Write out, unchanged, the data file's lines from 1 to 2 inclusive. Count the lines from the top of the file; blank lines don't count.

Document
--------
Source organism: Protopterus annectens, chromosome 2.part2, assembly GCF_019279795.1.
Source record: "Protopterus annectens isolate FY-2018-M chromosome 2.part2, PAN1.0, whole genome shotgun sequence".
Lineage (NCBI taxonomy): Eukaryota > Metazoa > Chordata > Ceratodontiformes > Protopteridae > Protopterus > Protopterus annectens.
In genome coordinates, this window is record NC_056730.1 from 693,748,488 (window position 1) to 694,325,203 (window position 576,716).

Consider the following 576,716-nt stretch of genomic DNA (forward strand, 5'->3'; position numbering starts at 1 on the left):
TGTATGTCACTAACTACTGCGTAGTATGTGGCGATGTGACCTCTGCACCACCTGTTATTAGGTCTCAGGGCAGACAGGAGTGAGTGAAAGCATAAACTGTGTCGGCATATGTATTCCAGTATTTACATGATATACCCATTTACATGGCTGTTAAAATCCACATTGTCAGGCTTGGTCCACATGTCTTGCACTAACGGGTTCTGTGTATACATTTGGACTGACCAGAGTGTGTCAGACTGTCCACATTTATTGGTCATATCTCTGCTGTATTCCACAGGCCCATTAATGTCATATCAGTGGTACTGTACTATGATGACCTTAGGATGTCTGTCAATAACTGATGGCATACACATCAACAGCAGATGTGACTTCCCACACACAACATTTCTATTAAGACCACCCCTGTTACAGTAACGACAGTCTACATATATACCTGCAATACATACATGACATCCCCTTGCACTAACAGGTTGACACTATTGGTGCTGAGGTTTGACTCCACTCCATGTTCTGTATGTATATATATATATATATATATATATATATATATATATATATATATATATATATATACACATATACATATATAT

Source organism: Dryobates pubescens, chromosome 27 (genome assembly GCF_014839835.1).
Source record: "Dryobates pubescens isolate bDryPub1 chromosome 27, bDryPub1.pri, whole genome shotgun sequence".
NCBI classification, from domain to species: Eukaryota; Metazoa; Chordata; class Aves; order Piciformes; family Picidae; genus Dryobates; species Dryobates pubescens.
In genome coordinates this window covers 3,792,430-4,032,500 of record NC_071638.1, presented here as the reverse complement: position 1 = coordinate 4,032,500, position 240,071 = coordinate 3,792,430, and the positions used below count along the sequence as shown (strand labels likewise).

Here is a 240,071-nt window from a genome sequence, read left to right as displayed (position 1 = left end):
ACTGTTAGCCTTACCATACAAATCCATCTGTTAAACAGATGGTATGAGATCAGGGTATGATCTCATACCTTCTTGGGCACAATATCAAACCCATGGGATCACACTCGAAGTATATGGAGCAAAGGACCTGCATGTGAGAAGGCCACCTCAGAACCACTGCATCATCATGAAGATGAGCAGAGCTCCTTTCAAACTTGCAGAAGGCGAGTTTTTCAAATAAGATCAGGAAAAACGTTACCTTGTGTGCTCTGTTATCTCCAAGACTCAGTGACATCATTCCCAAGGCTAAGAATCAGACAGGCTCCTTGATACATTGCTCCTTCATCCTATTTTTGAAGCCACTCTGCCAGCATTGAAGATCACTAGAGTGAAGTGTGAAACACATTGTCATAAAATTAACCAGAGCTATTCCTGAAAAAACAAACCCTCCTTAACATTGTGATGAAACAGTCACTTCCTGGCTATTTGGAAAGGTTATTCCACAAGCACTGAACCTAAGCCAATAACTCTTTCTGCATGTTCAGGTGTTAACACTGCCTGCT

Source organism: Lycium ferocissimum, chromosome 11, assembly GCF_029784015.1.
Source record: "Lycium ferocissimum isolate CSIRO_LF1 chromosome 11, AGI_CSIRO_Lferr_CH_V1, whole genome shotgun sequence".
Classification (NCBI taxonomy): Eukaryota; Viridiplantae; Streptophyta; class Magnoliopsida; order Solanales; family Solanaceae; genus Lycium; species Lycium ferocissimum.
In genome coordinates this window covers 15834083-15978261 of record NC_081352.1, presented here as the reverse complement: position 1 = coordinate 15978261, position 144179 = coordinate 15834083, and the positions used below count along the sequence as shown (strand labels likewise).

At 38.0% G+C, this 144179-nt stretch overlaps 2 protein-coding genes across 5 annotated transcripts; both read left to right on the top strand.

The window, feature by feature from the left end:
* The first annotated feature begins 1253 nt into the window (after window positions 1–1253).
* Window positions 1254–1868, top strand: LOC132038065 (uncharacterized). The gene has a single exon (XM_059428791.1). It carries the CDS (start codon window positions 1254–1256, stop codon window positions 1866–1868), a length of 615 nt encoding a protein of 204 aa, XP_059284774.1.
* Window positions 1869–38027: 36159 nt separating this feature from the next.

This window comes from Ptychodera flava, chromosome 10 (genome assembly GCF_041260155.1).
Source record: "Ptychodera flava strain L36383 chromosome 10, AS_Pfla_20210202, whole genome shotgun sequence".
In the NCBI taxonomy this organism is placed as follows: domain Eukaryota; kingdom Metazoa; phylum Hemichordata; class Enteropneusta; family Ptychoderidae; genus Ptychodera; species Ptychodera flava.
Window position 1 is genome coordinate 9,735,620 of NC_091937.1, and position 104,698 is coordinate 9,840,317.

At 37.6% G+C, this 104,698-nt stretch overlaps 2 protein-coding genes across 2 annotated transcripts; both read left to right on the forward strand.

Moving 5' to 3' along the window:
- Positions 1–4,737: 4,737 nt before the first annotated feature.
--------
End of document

Source organism: Protopterus annectens, chromosome 2.part2, assembly GCF_019279795.1.
Source record: "Protopterus annectens isolate FY-2018-M chromosome 2.part2, PAN1.0, whole genome shotgun sequence".